Undeterred, this small fellowship relocated, setting up in tents. Though they’re now on land that’s poorly suited for farming, God is blessing their hard work and faithfulness. An evangelist in the region visits regularly, and he reported that even with all the difficulties, this small fellowship goes out regularly to share the Good News of Jesus with others.
Discipleship-mission training would be a tremendous help for communities of Christ-followers like this group in East Asia. They’re eager to use the tools that will help multiply the Body of Christ, making and nurturing disciples of Jesus and planting new churches.
Despite hardship, opposition, the limited resources and the many other hurdles, they’re ready to reach 38 people groups which are still without the glorious Good News of Jesus in that region.
We talk about numbers and multiplication in Global Disciples circles. For us, every number has a name. Every name represents a person. Each person has an eternal destiny. And God “desires all people to be saved and to come to the knowledge of the truth” (1 Timothy 2:3).
Every man, woman, and child is created in the image of God and designed for a loving relationship with their Creator, through Christ.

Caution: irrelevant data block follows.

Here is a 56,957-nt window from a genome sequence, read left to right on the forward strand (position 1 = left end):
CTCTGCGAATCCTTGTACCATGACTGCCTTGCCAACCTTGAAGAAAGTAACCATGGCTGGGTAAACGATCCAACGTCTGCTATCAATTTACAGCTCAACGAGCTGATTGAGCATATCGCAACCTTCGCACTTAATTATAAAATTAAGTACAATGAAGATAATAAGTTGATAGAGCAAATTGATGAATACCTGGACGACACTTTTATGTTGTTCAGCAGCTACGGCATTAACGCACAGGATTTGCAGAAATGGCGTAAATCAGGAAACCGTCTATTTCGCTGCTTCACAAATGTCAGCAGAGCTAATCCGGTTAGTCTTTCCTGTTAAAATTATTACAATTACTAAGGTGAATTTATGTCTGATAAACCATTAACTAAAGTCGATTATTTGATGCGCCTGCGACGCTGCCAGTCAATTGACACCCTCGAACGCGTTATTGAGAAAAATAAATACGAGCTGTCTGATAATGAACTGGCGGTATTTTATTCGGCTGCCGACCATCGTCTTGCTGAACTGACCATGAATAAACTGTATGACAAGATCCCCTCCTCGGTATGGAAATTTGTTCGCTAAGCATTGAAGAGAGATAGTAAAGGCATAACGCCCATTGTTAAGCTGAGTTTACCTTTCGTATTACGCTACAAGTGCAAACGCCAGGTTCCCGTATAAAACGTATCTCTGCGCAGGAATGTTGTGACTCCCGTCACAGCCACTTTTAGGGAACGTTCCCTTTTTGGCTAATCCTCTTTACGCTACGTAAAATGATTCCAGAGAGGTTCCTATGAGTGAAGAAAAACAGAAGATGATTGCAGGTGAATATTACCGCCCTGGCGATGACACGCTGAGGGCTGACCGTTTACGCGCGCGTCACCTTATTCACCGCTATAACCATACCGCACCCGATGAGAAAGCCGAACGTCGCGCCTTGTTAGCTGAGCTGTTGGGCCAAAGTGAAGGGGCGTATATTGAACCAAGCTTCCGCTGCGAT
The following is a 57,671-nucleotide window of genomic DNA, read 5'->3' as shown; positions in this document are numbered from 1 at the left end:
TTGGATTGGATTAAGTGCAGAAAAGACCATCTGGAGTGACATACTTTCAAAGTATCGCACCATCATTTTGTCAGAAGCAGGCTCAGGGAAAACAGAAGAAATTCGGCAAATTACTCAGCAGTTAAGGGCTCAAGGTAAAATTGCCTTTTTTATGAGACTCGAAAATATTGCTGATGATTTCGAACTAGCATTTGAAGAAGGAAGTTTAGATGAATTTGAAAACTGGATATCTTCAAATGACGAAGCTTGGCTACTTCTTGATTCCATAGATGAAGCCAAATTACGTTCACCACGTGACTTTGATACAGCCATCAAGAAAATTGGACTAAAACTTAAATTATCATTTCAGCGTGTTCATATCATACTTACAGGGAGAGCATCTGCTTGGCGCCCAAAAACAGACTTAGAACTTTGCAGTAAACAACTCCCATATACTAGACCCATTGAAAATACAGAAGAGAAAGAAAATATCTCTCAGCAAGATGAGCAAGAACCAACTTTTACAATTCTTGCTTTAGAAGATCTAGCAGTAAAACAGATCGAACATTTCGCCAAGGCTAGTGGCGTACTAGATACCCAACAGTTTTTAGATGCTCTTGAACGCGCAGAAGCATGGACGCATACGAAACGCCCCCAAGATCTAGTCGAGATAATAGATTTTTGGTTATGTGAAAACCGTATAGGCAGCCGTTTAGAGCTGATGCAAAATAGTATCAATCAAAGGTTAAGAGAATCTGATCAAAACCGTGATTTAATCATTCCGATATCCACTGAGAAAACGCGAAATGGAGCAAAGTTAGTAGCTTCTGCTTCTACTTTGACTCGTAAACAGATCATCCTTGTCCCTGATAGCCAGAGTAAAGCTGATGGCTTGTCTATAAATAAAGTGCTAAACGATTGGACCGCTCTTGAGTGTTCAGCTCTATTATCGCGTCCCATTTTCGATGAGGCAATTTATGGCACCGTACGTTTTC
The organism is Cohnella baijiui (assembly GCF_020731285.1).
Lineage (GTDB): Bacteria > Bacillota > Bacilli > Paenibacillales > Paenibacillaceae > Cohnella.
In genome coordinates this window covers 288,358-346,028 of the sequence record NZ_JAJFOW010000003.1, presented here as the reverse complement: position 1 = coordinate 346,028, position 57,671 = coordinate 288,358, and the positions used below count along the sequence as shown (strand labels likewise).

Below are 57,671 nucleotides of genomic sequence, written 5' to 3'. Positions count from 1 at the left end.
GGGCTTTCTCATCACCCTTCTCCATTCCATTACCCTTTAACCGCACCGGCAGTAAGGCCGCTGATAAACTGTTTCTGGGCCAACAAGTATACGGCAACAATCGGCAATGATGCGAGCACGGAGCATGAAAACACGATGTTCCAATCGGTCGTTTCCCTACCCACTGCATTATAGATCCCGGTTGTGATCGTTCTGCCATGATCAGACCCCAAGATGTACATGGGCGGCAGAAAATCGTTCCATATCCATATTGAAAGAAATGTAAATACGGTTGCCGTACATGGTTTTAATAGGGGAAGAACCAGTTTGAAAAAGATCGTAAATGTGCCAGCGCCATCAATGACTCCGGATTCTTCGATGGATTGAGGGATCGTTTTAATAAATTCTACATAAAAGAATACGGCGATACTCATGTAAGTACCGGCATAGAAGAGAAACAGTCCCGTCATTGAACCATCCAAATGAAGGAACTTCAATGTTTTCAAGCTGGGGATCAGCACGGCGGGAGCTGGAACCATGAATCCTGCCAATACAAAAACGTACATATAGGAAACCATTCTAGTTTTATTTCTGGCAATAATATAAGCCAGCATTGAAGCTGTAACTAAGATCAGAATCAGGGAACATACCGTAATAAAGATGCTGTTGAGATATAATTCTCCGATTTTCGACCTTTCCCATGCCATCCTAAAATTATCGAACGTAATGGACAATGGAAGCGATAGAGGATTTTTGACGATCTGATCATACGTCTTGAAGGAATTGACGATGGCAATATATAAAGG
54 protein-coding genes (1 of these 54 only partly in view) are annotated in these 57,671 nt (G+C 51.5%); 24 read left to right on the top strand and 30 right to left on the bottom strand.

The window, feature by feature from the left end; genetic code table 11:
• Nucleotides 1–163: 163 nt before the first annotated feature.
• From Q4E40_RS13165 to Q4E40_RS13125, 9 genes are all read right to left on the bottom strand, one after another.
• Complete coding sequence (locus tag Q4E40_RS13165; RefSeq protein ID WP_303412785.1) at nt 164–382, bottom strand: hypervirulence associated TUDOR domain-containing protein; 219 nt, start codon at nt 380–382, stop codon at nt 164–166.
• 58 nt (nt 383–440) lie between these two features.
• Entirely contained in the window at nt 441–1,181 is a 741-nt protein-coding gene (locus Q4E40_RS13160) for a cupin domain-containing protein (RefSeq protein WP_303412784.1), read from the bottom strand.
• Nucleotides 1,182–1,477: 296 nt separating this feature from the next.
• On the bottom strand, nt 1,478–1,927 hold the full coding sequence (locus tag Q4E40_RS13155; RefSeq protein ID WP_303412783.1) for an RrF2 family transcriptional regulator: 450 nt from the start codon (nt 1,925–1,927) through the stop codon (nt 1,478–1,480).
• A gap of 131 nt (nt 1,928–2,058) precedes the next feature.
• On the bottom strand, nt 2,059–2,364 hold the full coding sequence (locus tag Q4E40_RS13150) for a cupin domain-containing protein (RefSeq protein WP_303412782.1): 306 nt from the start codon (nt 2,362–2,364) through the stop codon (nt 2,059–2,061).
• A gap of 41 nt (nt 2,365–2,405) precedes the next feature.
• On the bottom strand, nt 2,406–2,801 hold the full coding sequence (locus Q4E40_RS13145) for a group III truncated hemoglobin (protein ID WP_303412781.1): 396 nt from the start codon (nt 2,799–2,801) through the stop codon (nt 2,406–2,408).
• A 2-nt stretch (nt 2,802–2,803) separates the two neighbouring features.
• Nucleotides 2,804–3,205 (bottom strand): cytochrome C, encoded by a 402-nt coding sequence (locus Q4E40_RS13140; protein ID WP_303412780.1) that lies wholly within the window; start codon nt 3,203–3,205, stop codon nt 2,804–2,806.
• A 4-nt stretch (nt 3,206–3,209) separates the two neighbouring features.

One of our Global Disciples guiding principles is to nurture what multiplies, measure results, and collaborate. ONE is a big number in God’s economy. Luke 15 reminds us that God has the heart of a shepherd for a lost sheep, the heart of a woman who lost a valuable coin, and the heart of a Father for a lost son. He wants to give us that same heart!
Our world population has been growing by one billion people every 13 years; the most rapid growth is among those least-reached with the Gospel of Jesus. Reaching them requires multiplication: near-culture disciples making disciples who make disciples…
So, we focus on nurturing what multiplies. We assist clusters of churches in 62 nations to equip their people as disciple-makers who go and make disciples among least-reached ethnic groups living nearby. And it’s working—really well!
We know because we measure results—we focus on the number of people who come to Christ and are engaged in a newly-planted fellowship of believers. These numbers are reported by the church planter, verified by the key leader in their church cluster, and confirmed by our Global Disciples Facilitator.